Thursday, May 15, 2008

The Monumental Journey Towards Ordination - Volume 7

I seem to be bouncing around a bit. I started in the first post telling about my first step in declaring my call to ministry. Somewhere along the line I got off the timeline and went back to what got me to church. We will call this a flashback sequence. But, if I want to get this project done before I am actually ordained, I better jump forward in time. Maybe, I won’t jump, but fast-forward. I went to that church (Oak Hill in Austin) for a while. I quit that job at KHFI and I went camping. I took my dog Bodhi and loaded up my truck and drove. We camped in Oklahoma, Arkansas and in just about every state on the way to New York where I visited my parents for a while. Then I took off and went to Pennsylvania to see some friends. I stopped by to visit some friends at the radio station I used to work at in Pennsylvania. While I was there I met a man who ran a new division of that radio company in Austin, Texas. He told me to go back to Austin and he would give me a job. So after a little more camping, off I went. I got a cool job which gave me more time to go to church. I got baptized and joined the church. I got more involved. I felt a call to ministry (that was covered in an earlier post). I went to talk to Pastor John and began the inquiry process which got stalled when I hadn’t been a member long enough and restarted a couple months later (also covered earlier). This brings us back up to volume four and my time with Tina Carter at First UMC in Austin. Sometime after I started visiting that Saturday night worship service I: got laid off from my job, fell in love and got engaged, applied to and got accepted to Perkins School of Theology at SMU in Dallas, and finished up the first step or my ordination inquiry process.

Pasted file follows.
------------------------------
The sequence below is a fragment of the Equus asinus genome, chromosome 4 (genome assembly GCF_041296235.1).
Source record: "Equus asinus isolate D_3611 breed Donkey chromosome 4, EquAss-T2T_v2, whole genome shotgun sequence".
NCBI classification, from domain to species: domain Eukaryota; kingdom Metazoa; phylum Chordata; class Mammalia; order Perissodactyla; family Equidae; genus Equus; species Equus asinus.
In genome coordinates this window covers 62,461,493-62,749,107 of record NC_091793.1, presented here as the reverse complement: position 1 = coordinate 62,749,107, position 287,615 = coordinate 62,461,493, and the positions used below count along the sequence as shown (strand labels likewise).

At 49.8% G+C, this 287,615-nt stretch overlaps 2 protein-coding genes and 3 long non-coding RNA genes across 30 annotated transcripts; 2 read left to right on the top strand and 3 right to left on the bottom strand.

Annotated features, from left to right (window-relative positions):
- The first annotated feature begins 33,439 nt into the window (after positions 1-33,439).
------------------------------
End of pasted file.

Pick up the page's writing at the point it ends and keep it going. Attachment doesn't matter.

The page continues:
So, in the fall of 2001, I packed up my stuff, sent my dog to live with my sister and drove to Dallas to start seminary. I moved into a horrible little apartment about ten minutes from the school and began some of the hardest months of my life. I had never really thought about it before in these terms, but beginning a Master of Divinity degree program less than two years after my baptism was a really crazy thing to do. First of all, nearly all my fellow students had years and years of background that I didn’t. I was one of the younger members of the entering class and I hadn’t grown up the church. I had learned a lot already but many of my classmates were much more familiar with the history, tradition and beliefs of the church as well as much more familiar with scripture. Some of the folks in my classes even had undergraduate degrees in religion. I was a communications major who hadn’t even been through confirmation.

It also occurs to me as I look back that spiritually I was a very new Christian. I hadn’t had time to develop the spiritual depth and foundation to support me through the incredible stress of the workload, the complete upheaval of my life, and the loneliness (all my new Christian brothers and sisters were back in Austin as was my fiancé!)

And then just as I was hanging on by a thread, reading more than I had ever read, learning to write at a Master’s Degree level, trying to continue my spiritual journey, my fiancé, Alisha, calls one day crying. After some prodding, she tells me she has a brain tumor. I have to tell you, for both Alisha and I, before that point, we only used “brain tumor” to describe what something wasn’t, as in “Well, at least it is not a brain tumor.” She had a pretty big one and it needed to come out right away. I was back in Austin that night, leaving seminary behind, for a while.

More soon!


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